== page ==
Finding your Minimum Effective Dose of THC, Chapter 03 of the How to NOT get High with Cannabis Series
00:07 Did you know: Your body makes its own version of THC
00:18 Fulfilling your endocannabinoid deficiency with THC
00:30 Intro: How to find your minimum effective dose
00:44 What is endocannabinoid tone?
00:59 Things that impact your endocannabinoid tone (diet, exercise, stress levels, menstrual cycles)
01:42 Getting started: Start low and go slow
02:00 Cannabis has a biphasic dosing response curve
02:20 How over-medicating can impact your endocannabinoid tone
02:40 Getting started with edibles
03:23 Getting started with smoking / vaporizing
03:51 Final tips for finding your perfect dose of THC
In today’s episode of “How to NOT get high with cannabis,” we’re exploring how to find your minimum effective dose of THC.
Would you be surprised to learn that the phyto-cannabinoid THC is almost identical to one of our bodies’ own endo-cannabinoids, anandamide? In fact, anandamide has been nicknamed “the bliss molecule”!
This means that if your body isn’t getting enough of this particular endocannabinoid, supplementing with THC, to a certain point, won’t make you feel “high” — it will just meet your deficiency.
So how do you find your minimum effective dose?
The first thing to keep in mind is that everyone is different. What works best for me may not work at all for you.
Also keep in mind that your minimum effective dose can change dependent on your endocannabinoid tone each day. Endocannabinoid tone refers to the overall health of this system, which is impacted not only by how many endocannabinoids your body is producing, but also how quickly your body is breaking those cannabinoids down and how many receptors you have available to receive those cannabinoids.
Your endocannabinoid tone is dependent on many things:
It’s impacted by our diet: your body creates endocannabinoids from a balanced ratio of omega 3 and 6 fatty acids
It’s impacted by our level of exercise: exercise, such as yoga, boosts endocannabinoid production
It’s impacted by our stress levels: by staying in a chronic state of stress, our endocannabinoid system can’t keep up with re-balancing our bodies
And as women, our endocannabinoids levels can change with our menstrual cycles, as they are strongly linked to estrogen levels. This means that at some points in your cycle, your MED may be higher or lower than usual.
When using THC, always start low and go slow
This is a general rule of thumb for using cannabis any time, but it’s especially important if you’re looking for your MED without a “high.” You can always add more THC, so don’t be in a hurry.
Now, it’s important to know that cannabis has a biphasic dosing response curve.
This means that the effectiveness of cannabis increases to a certain point, then past that point, it decreases in its effectiveness. This is when unwanted side-effects can occur, such as short-term memory loss, paranoia, dry mouth, etc.
Note: If you’re someone who sometimes enjoys getting “high” in the right setting, know that using THC past this peak point can actually cause your endocannabinoid system to get thrown out of balance. Because your endocannabinoid system is seeing plenty of cannabinoids, it may stop producing its own or even turn off your receptors in an effort to keep your system in balance. Over time, this can end up doing you more harm than good.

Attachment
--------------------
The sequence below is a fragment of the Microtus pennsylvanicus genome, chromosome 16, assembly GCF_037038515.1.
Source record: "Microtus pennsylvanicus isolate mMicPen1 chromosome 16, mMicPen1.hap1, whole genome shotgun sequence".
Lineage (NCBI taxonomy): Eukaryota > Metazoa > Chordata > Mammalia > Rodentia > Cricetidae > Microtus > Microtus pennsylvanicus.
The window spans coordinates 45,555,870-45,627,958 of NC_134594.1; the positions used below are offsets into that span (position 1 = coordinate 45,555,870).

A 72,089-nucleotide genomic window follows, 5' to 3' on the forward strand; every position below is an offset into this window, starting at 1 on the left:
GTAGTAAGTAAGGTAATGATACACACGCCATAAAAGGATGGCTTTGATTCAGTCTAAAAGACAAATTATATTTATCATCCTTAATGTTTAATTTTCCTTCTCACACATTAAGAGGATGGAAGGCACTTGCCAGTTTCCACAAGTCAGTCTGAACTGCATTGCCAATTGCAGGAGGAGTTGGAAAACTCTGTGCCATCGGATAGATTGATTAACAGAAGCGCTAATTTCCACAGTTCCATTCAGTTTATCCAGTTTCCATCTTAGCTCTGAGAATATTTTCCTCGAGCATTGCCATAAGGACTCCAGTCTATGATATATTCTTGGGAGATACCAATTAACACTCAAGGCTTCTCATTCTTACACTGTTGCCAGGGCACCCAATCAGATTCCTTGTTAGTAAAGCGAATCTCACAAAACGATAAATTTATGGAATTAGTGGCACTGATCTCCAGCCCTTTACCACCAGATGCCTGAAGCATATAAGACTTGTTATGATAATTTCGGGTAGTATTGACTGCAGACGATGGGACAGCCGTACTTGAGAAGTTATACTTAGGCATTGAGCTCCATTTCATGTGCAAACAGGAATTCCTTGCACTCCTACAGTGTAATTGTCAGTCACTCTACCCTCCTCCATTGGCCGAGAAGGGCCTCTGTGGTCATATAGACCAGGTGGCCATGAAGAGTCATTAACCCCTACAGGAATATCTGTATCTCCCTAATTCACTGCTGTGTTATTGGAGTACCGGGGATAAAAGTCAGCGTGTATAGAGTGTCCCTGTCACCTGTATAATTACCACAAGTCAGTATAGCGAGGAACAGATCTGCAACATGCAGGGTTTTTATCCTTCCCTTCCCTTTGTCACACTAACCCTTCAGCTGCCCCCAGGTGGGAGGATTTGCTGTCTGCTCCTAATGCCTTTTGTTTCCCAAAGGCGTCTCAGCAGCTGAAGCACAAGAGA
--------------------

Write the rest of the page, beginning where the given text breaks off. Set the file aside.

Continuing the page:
Your starting dose will depend on the way you are consuming your THC.
When ingesting THC, you’ll want to start with between 1-2.5mg, depending on your experience and comfortability. Because THC is intensified when eaten and can take several hours to become effective, it’s really important to be careful when re-dosing.
For the first few times you try THC, wait at least 24 hours before trying another dose, increasing by 1mg each time until you get the desired effects. Once you get comfortable with how THC affects you, you can slowly increase your dose by 1mg in 2-4 hour increments to get your desired effects, allowing you to adapt your dose from day to day based on the support your body is needing.
Smoking and vaporizing THC is trickier because it’s difficult to control the dose, but our friend Emma Chasen has a few tips:
Inhale no longer than 2 seconds on any kind of piece — pipe, bubbler, or vaporizer — and immediately exhale
Wait at least 10 minutes before taking another inhale
Repeat this process until you arrive at the desired experience
For more tips on microdosing, click here.
When experimenting with THC, always remember to do so in a safe and supportive environment in case you do over-medicate. Click here for some tips on how to create an enjoyable cannabis experience!
Final TipsFinally, be sure to keep track of what medicine you’re using, the dose, and how it impacted you so that you can recreate or avoid experiences in the future. Check out Hempsley’s Session Journal created in collaboration with 420 Science as a fun tool for getting started — and it’s only $5!
Now, I know what you’re thinking: this all seems tedious. Unfortunately, the best things in life always take time, and if you think about it, really any medication works this way: you try it, observe how it affects you, then adjust accordingly.
Just start low and take it slow, and you’ll be using THC like a pro in no time!
If you have any questions, always feel free to reach out to us at firstname.lastname@example.org.
And if you’re looking for more tips on how to NOT get high with cannabis, click here to check out more from this video series.